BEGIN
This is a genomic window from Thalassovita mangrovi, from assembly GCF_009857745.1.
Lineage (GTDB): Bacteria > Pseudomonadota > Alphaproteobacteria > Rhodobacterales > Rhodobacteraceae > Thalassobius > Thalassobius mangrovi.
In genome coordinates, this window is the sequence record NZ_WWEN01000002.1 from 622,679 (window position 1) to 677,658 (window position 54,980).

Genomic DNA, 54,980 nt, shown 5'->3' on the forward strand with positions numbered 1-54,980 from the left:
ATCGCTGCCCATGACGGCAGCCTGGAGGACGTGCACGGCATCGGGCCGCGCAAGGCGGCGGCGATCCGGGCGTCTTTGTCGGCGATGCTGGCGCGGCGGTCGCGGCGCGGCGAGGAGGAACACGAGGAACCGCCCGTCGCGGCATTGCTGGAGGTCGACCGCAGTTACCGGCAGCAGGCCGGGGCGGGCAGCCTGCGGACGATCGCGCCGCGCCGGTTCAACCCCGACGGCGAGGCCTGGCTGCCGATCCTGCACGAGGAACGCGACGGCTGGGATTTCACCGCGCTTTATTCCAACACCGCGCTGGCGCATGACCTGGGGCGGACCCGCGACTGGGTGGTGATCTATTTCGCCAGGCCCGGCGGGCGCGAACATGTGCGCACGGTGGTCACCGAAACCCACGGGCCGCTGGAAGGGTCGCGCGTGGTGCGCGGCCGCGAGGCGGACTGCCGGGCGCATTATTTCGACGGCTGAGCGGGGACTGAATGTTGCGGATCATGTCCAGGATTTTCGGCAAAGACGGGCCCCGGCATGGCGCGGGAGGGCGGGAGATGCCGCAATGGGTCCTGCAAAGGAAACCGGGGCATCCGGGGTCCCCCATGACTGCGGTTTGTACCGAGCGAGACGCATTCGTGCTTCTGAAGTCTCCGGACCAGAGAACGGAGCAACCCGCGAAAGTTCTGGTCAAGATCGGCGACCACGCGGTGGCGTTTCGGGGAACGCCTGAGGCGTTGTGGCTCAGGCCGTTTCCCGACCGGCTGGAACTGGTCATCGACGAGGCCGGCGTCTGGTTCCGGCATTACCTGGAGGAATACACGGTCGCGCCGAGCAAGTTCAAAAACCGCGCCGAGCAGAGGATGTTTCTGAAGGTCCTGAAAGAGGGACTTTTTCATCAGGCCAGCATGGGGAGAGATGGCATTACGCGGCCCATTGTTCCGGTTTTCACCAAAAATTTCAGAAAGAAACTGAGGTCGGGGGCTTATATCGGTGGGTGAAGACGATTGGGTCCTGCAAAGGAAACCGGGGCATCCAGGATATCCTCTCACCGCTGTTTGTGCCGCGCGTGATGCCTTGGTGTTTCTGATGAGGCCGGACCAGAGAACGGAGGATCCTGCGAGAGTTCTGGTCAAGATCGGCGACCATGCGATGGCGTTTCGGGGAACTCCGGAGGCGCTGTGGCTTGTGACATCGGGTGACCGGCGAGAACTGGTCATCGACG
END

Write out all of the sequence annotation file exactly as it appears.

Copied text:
This is a genomic window from Thalassovita mangrovi, from assembly GCF_009857745.1.
Lineage (GTDB): Bacteria > Pseudomonadota > Alphaproteobacteria > Rhodobacterales > Rhodobacteraceae > Thalassobius > Thalassobius mangrovi.
In genome coordinates, this window is the sequence record NZ_WWEN01000002.1 from 622,679 (window position 1) to 677,658 (window position 54,980).

Genomic DNA, 54,980 nt, shown 5'->3' on the forward strand with positions numbered 1-54,980 from the left:
ATCGCTGCCCATGACGGCAGCCTGGAGGACGTGCACGGCATCGGGCCGCGCAAGGCGGCGGCGATCCGGGCGTCTTTGTCGGCGATGCTGGCGCGGCGGTCGCGGCGCGGCGAGGAGGAACACGAGGAACCGCCCGTCGCGGCATTGCTGGAGGTCGACCGCAGTTACCGGCAGCAGGCCGGGGCGGGCAGCCTGCGGACGATCGCGCCGCGCCGGTTCAACCCCGACGGCGAGGCCTGGCTGCCGATCCTGCACGAGGAACGCGACGGCTGGGATTTCACCGCGCTTTATTCCAACACCGCGCTGGCGCATGACCTGGGGCGGACCCGCGACTGGGTGGTGATCTATTTCGCCAGGCCCGGCGGGCGCGAACATGTGCGCACGGTGGTCACCGAAACCCACGGGCCGCTGGAAGGGTCGCGCGTGGTGCGCGGCCGCGAGGCGGACTGCCGGGCGCATTATTTCGACGGCTGAGCGGGGACTGAATGTTGCGGATCATGTCCAGGATTTTCGGCAAAGACGGGCCCCGGCATGGCGCGGGAGGGCGGGAGATGCCGCAATGGGTCCTGCAAAGGAAACCGGGGCATCCGGGGTCCCCCATGACTGCGGTTTGTACCGAGCGAGACGCATTCGTGCTTCTGAAGTCTCCGGACCAGAGAACGGAGCAACCCGCGAAAGTTCTGGTCAAGATCGGCGACCACGCGGTGGCGTTTCGGGGAACGCCTGAGGCGTTGTGGCTCAGGCCGTTTCCCGACCGGCTGGAACTGGTCATCGACGAGGCCGGCGTCTGGTTCCGGCATTACCTGGAGGAATACACGGTCGCGCCGAGCAAGTTCAAAAACCGCGCCGAGCAGAGGATGTTTCTGAAGGTCCTGAAAGAGGGACTTTTTCATCAGGCCAGCATGGGGAGAGATGGCATTACGCGGCCCATTGTTCCGGTTTTCACCAAAAATTTCAGAAAGAAACTGAGGTCGGGGGCTTATATCGGTGGGTGAAGACGATTGGGTCCTGCAAAGGAAACCGGGGCATCCAGGATATCCTCTCACCGCTGTTTGTGCCGCGCGTGATGCCTTGGTGTTTCTGATGAGGCCGGACCAGAGAACGGAGGATCCTGCGAGAGTTCTGGTCAAGATCGGCGACCATGCGATGGCGTTTCGGGGAACTCCGGAGGCGCTGTGGCTTGTGACATCGGGTGACCGGCGAGAACTGGTCATCGACG